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Steven A. Mauget

Abstract

The optimal ranking regime (ORR) method was applied to mean summer maximum (TMXS) and mean summer minimum (TMNS) temperature and to cumulative summer cooling degree-days (CDDS) calculated from U.S. climate-division data during 1895–2015. CDDS is proposed as a proxy for growing degree-days for summer corn given their high rank correlation in station data during 1950–2014. The TMXS and CDDS ORR analyses show similar climate-regime patterns. Western and northeastern divisions experienced multidecadal cool periods before 1930 and warm periods after 1990. The 1930s drought appears as decadal warm regimes over the Midwest and Great Plains. Multidecadal TMXS and CDDS temperature cycles are evident over the Southeast, but TMXS and CDDS variation over the Midwest’s Corn Belt agricultural region has been regime free since the early 1940s. By contrast, TMNS regimes consistent with centennial-scale warming trends are found over most divisions outside the Southeast. From the multidecadal regime patterns detected by the ORR analyses, the TMXS, TMNS, and CDDS series of each climate division were tested for significant linear trends during 1910–2015 and 1970–2015. Significant positive TMNS trends during 1910–2015 are found in 48 of the 102 divisions, with some western trend magnitudes being greater than 15% of the twentieth-century climatological mean. During 1970–2015, positive TMXS trends are detected over 39 western and northeastern divisions, but warming TMNS trends are evident nationally. In some cooler western divisions, positive 1970–2015 CDDS trend magnitudes exceed 90% of the climatological mean. Consistent with the ORR analyses, Corn Belt TMXS and CDDS trends are insignificant during 1970–2015.

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Steven A. Mauget and Jonghan Ko

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Simple phase schemes to predict seasonal climate based on leading ENSO indicators can be used to estimate the value of forecast information in agriculture and watershed management, but may be limited in predictive skill. Here, a simple two-tier statistical method is used to hindcast seasonal precipitation over the continental United States, and the resulting skill is compared with that of ENSO phase systems based on Niño-3 sea surface temperature anomaly (SSTA) and Southern Oscillation index (SOI) persistence. The two-tier approach first predicts Niño-3 winter season SSTA, and then converts those predictions to categorical precipitation hindcasts via a simple phase translation process. The hindcasting problem used to make these comparisons is relevant to winter wheat production over the central United States. Thus, given the state of seasonal SOI and Niño-3 indicators defined before August, the goal is to predict the tercile category of the following November–March precipitation. Generally, it was found that the methods based on either predicted or persisted winter Niño-3 conditions were skillful over areas where ENSO affects U.S. winter precipitation—that is, the Southeast and the Gulf Coast, Texas, the southern and central plains, the Southwest, Northwest, and the Ohio River valley—and that the two-tier approach based on predicted Niño-3 conditions was more likely to provide the best skill. Skill based on SOI persistence was generally lower over many of those regions and was insignificant over broad parts of the central and southwest United States, but did lead the other methods over the Ohio River valley and the northwest. A more restrictive test of leading hindcast skill showed that the skill advantages of the two-tier approach over the central and western United States were not substantial, and mainly highlighted SOI persistence’s lack of skill over the central United States and leading skill over the Ohio River valley. However, two-tier hindcasts based on neural-network-predicted Niño-3 SSTA were clearly more skillful than both ENSO phase methods over areas of the Southeast. It is suggested that the relative skill advantage of the two-tier approach may be due in part to the use of arbitrary thresholds in ENSO phase systems.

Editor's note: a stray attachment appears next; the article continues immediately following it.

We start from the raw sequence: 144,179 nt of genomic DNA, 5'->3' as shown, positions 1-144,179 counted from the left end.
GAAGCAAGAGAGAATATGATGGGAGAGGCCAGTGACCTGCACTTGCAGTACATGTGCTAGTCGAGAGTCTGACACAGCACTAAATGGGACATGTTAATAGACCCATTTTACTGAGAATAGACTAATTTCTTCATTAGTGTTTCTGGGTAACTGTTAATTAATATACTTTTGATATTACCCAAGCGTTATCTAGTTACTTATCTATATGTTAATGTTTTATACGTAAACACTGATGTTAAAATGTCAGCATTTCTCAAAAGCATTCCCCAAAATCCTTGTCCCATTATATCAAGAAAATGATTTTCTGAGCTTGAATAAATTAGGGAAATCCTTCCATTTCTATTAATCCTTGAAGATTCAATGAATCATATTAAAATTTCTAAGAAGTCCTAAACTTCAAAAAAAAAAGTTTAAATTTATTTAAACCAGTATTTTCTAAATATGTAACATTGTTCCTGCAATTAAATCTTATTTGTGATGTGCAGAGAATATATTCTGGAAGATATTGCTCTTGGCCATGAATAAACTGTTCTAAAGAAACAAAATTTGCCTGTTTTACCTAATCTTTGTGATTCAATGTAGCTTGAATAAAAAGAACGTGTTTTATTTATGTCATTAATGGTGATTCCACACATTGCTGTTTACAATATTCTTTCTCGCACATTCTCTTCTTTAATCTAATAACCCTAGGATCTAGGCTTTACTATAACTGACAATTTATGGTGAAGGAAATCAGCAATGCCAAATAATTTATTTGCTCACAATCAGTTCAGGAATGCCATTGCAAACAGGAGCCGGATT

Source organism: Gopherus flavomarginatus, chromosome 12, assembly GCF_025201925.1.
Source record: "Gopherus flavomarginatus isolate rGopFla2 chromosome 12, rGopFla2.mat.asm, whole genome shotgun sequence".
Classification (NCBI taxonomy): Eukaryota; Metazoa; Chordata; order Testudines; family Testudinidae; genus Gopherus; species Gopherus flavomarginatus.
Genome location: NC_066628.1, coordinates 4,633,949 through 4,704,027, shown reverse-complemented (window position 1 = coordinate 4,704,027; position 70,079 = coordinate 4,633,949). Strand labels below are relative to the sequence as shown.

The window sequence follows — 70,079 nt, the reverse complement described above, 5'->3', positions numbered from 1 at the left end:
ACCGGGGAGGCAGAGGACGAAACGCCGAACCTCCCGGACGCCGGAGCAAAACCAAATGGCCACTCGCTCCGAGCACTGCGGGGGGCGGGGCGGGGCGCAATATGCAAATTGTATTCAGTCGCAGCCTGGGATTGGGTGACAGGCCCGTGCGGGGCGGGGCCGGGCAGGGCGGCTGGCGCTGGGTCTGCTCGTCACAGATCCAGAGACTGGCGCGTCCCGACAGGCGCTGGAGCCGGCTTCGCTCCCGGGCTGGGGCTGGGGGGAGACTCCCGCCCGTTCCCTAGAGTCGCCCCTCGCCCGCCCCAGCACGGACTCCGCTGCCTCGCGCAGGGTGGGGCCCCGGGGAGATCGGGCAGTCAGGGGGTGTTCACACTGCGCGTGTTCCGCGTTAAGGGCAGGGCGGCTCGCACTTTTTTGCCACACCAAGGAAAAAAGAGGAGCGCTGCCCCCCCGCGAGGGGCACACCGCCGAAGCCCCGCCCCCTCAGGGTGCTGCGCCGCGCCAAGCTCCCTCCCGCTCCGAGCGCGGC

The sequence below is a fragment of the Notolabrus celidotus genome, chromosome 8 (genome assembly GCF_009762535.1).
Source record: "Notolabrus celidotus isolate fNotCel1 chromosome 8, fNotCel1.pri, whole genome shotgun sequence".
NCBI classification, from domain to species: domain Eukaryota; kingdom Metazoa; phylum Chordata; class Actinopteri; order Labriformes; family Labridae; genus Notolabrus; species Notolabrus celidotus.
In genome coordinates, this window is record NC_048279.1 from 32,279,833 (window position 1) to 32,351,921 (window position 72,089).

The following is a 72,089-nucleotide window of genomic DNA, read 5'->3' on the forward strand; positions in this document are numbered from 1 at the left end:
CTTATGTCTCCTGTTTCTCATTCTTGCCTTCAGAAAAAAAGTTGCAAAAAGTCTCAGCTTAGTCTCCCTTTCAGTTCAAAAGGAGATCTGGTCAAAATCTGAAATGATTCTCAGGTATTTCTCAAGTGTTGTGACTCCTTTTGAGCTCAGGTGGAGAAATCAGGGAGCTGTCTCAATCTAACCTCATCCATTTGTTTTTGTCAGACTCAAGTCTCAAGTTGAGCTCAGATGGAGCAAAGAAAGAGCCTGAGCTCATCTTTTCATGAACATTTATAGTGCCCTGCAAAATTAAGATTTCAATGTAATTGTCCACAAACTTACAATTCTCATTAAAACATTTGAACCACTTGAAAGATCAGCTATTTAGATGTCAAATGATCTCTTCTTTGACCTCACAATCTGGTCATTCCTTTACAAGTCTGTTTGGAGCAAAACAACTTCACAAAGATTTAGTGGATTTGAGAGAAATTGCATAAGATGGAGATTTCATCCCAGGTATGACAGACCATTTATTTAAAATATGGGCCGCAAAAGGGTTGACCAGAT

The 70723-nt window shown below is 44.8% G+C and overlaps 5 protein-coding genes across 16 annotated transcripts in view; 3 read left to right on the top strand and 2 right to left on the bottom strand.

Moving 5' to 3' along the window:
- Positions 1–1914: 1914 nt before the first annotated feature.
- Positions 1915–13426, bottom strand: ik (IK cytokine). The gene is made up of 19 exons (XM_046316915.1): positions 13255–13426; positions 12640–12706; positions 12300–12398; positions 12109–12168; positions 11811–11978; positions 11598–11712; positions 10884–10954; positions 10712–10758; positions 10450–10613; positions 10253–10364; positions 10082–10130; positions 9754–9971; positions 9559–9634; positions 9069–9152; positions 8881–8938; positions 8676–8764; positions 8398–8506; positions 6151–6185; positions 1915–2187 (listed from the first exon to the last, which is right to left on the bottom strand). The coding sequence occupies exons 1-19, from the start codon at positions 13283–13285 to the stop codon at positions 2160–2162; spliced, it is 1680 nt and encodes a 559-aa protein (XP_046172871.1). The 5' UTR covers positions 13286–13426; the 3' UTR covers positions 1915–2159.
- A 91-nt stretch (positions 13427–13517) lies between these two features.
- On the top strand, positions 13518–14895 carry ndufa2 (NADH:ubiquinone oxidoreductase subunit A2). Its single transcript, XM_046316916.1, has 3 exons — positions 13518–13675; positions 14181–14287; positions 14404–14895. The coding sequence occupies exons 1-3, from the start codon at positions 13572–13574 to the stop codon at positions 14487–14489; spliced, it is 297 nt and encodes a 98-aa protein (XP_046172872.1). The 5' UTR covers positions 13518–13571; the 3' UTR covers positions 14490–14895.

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Steven A. Mauget and Eugene C. Cordero

Abstract

In Part I of this paper, the optimal ranking regime (ORR) method was used to identify intradecadal to multidecadal (IMD) regimes in U.S. climate division temperature data during 1896–2012. Here, the method is used to test for annual and seasonal precipitation regimes during that same period. Water-year mean streamflow rankings at 125 U.S. Hydro-Climatic Data Network gauge stations are also evaluated during 1939–2011. The precipitation and streamflow regimes identified are compared with ORR-derived regimes in the Pacific decadal oscillation (PDO), the Atlantic multidecadal oscillation (AMO), and indices derived from gridded SST anomaly (SSTA) analysis data. Using a graphic display approach that allows for the comparison of IMD climate regimes in multiple time series, an interdecadal cycle in western precipitation is apparent after 1980, as is a similar cycle in northwestern streamflow. Before 1980, IMD regimes in northwestern streamflow and annual precipitation are in approximate antiphase with the PDO. One of the clearest IMD climate signals found in this analysis are post-1970 wet regimes in eastern U.S streamflow and annual precipitation, as well as in fall [September–November (SON)] precipitation. Pearson correlations between time series of annual and seasonal precipitation averaged over the eastern United States and SSTA analysis data show relatively extensive positive correlations between warming tropical SSTA and increasing fall precipitation. The possible Pacific and northern Atlantic roots of the recent eastern U.S. wet regime, as well as the general characteristics of U.S. climate variability in recent decades that emerge from this analysis and that of Part I, are discussed.